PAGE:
Shortage Of Nintendo's New Wii U Expected
Linda Wertheimer talks to Daisuke Wakabayashi, who covers the tech industry from Tokay for The Wall Street Journal, about the new Wii U videogame console, which hits the market this weekend. Many stores, however, have already sold out of pre-orders.
LINDA WERTHEIMER, HOST:
For those who want to buy Nintendo's new video game console, you may have to wait a while. The Wii U goes on sale Sunday, but many stores have already sold out pre-orders. On Amazon, you can find the new console, but for much more than Nintendo's $350 price.
To find out what's the big deal for gamers and for Nintendo is, we've called Daisuke Wakabayashi. He covers Japanese video game companies for The Wall Street Journal, and joins us from Tokyo.
Good Morning, Dai.
DAISUKE WAKABAYASHI: Good morning.
WERTHEIMER: So, Nintendo came out with its last console - the Wii - six years ago, and it, it really kind of shook things up with its motion sensor technology. Is Wii U going to take the same kind of great leap forward?
WAKABAYASHI: I think Nintendo hopes so. It's an interesting system. It's the first to use a controller with its own screen. And so what that is is, so, you know, for years historically, we play video games and everyone looks at the one common TV, but what Nintendo does with the Wii U is to put a screen on the controller, and through that controller what they hope it will bring about is a kind of new form of game play. They like to call it a synchronous game play. But while it's kind of a nerdy sounding word, what it basically means is that not everyone who plays a game is on a level playing field. And so some people may have more information, other people may have less information. And that kind of thing they feel like will allow game makers to create new and interesting types of games that haven't existed in the past.
WERTHEIMER: Now the original Wii appealed to new groups of people who were not normally gamers - including little kids, senior citizens. What about Wii U? Is it aimed broadly or is it aimed at serious gamers?
WAKABAYASHI: Yeah. I think what Nintendo hopes is to be able to bridge those two audiences. So if you owned a Wii you're going to be able to use some of those controllers together with the new Wii U controller. And so they're trying to implement some of the, you know, fun, easy motion sensing type games that were the trademark of the Wii games, and also add this kind of more sophisticated, hard-core gaming experience with the Wii U controller. And hope - they're trying to bridge both audience. Now, you know, it's kind of hard to be all things for all people, but Nintendo has a great history of kind of finding games that can appeal to a really wide audience, and I think they're hoping that a lot of third-party game developers will, kind of, fill the void for these kind of hard-core games.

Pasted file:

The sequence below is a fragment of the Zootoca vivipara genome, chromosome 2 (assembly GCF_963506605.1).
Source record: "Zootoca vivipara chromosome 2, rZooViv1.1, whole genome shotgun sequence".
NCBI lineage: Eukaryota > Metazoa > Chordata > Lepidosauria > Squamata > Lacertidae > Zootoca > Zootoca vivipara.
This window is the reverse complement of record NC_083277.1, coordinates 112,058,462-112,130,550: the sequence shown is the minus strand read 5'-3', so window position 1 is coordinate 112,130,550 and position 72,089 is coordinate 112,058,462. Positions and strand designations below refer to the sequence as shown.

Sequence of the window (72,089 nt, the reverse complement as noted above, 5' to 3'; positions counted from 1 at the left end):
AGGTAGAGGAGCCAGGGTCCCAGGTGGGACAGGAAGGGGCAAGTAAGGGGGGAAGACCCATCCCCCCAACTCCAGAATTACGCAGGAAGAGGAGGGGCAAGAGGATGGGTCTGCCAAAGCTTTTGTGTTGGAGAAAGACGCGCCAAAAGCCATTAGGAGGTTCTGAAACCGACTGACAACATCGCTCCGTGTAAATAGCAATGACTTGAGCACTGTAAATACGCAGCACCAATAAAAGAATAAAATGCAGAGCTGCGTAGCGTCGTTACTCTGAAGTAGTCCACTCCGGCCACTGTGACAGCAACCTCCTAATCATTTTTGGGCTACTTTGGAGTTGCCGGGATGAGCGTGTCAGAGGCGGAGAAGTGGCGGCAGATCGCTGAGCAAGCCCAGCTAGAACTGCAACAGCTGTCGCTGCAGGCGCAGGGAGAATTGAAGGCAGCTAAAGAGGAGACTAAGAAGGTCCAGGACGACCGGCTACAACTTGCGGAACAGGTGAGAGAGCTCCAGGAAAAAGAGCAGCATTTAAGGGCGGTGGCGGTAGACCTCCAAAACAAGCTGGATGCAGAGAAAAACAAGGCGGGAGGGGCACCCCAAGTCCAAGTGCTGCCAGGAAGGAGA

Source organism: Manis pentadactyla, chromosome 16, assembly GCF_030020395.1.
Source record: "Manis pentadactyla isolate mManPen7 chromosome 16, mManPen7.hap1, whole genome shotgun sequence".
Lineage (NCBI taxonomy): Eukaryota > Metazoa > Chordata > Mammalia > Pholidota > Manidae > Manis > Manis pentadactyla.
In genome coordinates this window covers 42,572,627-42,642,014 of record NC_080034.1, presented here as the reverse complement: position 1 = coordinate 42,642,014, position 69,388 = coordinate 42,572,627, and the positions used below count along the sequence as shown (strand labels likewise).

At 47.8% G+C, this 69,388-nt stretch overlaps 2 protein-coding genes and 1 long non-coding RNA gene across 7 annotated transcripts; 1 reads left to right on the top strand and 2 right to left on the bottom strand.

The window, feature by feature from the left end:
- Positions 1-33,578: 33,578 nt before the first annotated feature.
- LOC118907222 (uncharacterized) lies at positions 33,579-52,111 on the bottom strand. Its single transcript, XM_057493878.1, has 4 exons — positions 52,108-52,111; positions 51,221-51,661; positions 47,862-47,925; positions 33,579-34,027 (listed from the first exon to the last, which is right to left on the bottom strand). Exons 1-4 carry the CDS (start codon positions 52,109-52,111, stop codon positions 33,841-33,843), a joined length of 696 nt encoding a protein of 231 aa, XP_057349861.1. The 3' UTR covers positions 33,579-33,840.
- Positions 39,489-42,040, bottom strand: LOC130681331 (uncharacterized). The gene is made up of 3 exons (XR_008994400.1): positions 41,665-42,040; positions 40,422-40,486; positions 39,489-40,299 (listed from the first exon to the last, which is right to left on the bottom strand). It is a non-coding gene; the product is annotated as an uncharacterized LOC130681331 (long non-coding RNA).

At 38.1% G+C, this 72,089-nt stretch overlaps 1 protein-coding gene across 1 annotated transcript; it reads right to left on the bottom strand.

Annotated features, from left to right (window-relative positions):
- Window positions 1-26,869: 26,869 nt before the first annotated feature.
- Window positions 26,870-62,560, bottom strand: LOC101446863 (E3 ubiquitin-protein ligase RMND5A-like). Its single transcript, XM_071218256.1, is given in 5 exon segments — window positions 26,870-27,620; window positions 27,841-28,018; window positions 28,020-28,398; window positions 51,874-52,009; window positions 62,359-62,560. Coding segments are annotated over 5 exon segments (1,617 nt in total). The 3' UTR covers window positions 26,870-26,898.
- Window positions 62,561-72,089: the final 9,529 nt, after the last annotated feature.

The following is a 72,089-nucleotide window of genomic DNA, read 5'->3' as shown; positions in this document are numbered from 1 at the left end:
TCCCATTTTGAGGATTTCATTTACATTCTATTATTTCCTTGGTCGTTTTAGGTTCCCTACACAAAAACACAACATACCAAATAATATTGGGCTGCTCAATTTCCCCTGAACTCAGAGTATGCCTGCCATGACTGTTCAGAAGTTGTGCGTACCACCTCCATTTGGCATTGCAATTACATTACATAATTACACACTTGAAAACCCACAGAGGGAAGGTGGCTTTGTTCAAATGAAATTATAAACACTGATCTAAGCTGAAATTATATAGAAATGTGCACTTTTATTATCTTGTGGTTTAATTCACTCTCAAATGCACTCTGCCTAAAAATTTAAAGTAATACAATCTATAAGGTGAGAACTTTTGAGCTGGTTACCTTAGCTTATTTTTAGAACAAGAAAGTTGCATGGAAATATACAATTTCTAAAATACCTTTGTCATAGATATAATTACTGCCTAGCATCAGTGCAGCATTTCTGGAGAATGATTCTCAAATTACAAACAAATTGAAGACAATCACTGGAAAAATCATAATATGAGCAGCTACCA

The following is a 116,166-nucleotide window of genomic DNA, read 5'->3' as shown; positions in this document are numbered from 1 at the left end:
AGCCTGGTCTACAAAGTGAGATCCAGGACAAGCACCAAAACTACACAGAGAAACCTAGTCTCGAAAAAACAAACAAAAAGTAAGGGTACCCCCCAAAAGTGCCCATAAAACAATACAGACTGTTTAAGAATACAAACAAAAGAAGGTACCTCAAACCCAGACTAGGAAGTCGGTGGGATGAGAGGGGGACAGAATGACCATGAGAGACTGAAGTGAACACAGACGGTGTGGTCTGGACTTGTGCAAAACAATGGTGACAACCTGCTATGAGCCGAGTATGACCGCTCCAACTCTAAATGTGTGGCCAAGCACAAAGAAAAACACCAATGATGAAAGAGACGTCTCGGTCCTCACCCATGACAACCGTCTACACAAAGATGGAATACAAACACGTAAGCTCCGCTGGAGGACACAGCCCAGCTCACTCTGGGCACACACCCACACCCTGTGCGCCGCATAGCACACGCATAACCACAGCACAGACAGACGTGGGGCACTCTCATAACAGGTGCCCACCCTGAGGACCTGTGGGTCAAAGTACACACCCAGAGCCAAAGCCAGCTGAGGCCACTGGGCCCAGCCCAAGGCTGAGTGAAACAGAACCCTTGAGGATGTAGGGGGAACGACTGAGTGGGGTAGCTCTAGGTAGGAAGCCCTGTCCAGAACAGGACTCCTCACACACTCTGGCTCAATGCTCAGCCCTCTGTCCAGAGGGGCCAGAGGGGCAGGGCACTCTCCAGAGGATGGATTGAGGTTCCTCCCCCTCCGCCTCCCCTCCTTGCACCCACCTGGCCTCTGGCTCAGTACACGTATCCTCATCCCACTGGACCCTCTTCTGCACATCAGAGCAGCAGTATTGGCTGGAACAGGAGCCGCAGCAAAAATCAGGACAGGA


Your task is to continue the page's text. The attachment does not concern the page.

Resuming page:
WERTHEIMER: Now, when Nintendo creates a console that has its own screen, I guess that's in a sense going mobile. But why aren't they trying to move on to all the mobile technologies that people are now carrying around with them - the iPhone's, the tablets?
WAKABAYASHI: Yeah. This is kind of like a philosophical divide between Nintendo and the industry. Nintendo believes that by creating its own hardware and then creating the games to run on that new hardware, they can create really unique experiences that, you know, it's not a kind of one-size-fits-all. It believes that only by doing that can they keep their software really valuable. Now if you look at the pure numbers of how many smartphones are in the world, how many tablet computers there are in the world, the opportunity is really, really big. But for Nintendo it feels like that if they wade into that pool they're just going to be like everyone else and it's just going to devalue their software. So they believe that the only way to keep their software valuable is to come up with their own hardware.
WERTHEIMER: Daisuke Wakabayashi is a correspondent for The Wall Street Journal in Tokyo. Dai, thank you very much.
WAKABAYASHI: Thanks for having me. Transcript provided by NPR, Copyright NPR.